OUSD Ballot Review
Update on Registrar of Voters Review of
OUSD District 4 Suspended Ballots
After the Alameda County Registrar of Voters (RoV) had certified Nick Resnick as the winner of the OUSD District 4 race in the November 2022 election, the RoV learned that his office had incorrectly applied Oakland’s ranked choice voting (RCV) process by suspending 235 ballots (of about 26,000 cast for this office) that the voting machines read as not designating a first choice. Suspending these ballots meant that the additional RCV choices on these ballots for the D4 position were not counted.
According to the RoV, and based on a review of publicly-available information showing the ranked choices designated in each of these ballots, Mike Hutchinson would have been the winner had Oakland’s RCV process been correctly applied according to the City Charter. Upon being advised of the error, Mike Hutchinson initiated litigation to overturn Nick Resnick’s certification. The parties to the litigation – Nick Resnick and Mike Hutchinson – agreed that the suspended ballots would be extracted and reviewed, with an opportunity for the parties to challenge individual suspended ballots. This process was independent of the County Board of Supervisors’ resolution calling for recounts of certain races, as reported in the media.
The League was among organizations invited to observe the court-ordered extraction and review of suspended ballots. Helen Hutchison and Deborah Shefler (Oakland League) and Kathleen Quenneville (Piedmont League) served as League outside observers during the review February 6-7, 2023.
Teams of RoV workers performed the extraction and review, overseen by RoV supervisors and counsel for the RoV, Alameda County, and the parties, a total of about 20 people. It appeared that cameras recorded this process. In the extraction/review room, large screens displayed information to the outside observers, including the ballots themselves, and kept track of how many ballots had been reviewed, and how many were cast for each candidate. The attorneys for the candidates were allowed to challenge ballots, which were designated with a pink tag. The attorneys were not required to state a reason for challenging ballots.
We observed the following irregularities in some ballots: no first choice specified; no choice specified in more than one column; choices specified only in columns four and five; cross-outs after a bubble was filled in; a first choice bubble filled in for a write-in candidate, but no candidate designated or a comic name designated (e.g., John Wayne); more than one candidate designated as second or third choice; and choices designated outside the bubble.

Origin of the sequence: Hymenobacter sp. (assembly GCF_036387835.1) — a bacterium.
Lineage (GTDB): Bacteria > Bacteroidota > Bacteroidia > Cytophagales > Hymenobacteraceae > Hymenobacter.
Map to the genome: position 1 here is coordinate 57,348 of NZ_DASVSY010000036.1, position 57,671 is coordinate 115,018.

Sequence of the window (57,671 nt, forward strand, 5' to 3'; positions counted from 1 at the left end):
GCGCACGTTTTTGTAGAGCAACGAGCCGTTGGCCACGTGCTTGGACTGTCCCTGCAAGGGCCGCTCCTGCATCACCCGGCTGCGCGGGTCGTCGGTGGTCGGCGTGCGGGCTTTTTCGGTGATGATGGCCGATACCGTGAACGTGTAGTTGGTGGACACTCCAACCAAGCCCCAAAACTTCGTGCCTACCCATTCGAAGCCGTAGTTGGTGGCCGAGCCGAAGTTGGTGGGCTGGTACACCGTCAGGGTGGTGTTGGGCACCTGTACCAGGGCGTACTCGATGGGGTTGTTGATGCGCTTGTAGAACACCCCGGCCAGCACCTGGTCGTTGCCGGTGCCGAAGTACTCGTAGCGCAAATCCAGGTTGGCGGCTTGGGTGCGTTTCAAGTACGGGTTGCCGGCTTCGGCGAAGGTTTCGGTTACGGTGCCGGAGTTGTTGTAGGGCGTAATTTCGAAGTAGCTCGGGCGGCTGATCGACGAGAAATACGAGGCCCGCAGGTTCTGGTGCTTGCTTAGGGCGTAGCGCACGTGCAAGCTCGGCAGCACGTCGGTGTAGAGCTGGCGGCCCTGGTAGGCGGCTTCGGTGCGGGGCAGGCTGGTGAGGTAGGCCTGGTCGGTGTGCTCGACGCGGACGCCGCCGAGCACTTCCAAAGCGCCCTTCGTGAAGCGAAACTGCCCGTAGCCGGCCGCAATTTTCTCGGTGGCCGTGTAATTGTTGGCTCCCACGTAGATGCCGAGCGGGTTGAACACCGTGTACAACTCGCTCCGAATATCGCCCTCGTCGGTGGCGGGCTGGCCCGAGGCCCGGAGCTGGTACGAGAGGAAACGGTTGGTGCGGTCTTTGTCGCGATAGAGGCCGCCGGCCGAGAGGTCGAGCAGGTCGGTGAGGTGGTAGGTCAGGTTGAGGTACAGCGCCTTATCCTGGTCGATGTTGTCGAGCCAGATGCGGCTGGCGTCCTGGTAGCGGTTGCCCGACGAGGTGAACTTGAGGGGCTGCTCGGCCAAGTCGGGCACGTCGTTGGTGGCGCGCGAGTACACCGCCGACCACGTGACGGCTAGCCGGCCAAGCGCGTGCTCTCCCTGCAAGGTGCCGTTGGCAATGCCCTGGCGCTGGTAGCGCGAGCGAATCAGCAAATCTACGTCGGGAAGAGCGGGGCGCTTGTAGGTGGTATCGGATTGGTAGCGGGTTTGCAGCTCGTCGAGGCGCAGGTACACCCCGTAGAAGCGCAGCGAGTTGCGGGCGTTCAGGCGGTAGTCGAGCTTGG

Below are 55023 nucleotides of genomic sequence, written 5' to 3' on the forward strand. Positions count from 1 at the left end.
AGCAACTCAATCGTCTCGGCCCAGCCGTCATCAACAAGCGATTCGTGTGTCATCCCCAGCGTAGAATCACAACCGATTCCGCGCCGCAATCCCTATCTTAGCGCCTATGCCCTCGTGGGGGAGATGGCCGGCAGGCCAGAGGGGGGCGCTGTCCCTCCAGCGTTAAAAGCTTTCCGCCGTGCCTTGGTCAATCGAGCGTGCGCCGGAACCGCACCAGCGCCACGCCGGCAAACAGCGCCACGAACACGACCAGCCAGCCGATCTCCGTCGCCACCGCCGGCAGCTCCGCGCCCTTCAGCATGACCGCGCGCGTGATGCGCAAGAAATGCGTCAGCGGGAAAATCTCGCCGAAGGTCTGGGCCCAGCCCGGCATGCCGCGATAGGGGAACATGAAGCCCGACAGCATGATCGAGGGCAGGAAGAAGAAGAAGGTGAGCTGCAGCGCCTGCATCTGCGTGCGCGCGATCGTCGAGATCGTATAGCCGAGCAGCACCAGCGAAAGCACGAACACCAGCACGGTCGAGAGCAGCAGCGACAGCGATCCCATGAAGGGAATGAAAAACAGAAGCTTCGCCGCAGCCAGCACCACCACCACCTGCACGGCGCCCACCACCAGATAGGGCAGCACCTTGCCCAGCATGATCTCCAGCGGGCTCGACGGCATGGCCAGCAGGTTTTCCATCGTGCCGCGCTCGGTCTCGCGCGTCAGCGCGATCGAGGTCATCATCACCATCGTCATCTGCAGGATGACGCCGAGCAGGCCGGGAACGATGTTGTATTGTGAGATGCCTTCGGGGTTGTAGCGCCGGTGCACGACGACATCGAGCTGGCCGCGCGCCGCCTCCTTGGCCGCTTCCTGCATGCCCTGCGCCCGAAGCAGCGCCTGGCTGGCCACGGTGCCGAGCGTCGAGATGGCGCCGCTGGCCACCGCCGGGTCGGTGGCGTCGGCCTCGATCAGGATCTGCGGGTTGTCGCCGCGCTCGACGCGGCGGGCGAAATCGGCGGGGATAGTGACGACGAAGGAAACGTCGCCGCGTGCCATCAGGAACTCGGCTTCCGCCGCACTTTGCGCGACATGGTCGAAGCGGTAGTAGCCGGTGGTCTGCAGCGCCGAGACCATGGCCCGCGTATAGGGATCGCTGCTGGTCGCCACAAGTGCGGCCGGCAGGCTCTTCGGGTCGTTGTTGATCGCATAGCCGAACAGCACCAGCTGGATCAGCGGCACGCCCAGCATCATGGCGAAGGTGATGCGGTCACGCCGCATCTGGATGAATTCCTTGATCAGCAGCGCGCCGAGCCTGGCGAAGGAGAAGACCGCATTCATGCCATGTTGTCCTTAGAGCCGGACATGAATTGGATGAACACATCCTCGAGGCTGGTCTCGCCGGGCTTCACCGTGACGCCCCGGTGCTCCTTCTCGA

After the review, the RoV agreed to fulfill the parties’ pending government records requests by February 15, and to submit a summary report to the court detailing its process and findings by February 17. The judge set a trial date of March 16, 2023, a step toward resolution of the dispute.
Our action item take-aways from observing this process:
1) It is concerning that the RoV did not properly configure the voting machines to reflect Oakland’s RCV system. The Board of Supervisors (BoS) needs to continue its oversight of the RoV, and the League should designate representatives to monitor the BoS’ oversight of the RoV.
2) Some voters appear not to understand RCV, resulting in suspended ballots. Though ballot completion information is available on the RoV’s website, more voter education is needed, as well as clear instructions on the ballot itself, about how to complete a ballot. The League can help with voter education.
3) The RoV needs to improve ballot layout for RCV, in consultation with RCV experts and community representatives. Specific issues include:
a. Consideration of whether ranking options should be limited to the number of candidates for a particular position.
b. Better differentiation of the line for the write-in option, from the line for the last candidate listed. The write-in line seems to have confused some voters, as it immediately followed the line for the last candidate with no differentiation. Several voters chose “write in” without writing in the name of a candidate, suggesting they may have meant to choose a listed candidate.
4) The RoV did not enforce behavioral rules for outside observers. The RoV should either fully enforce its stated rules or change the published rules to something they are willing and able to enforce.
by Kathleen Quenneville (LWVPiedmont) and Deborah Shefler (LWVO)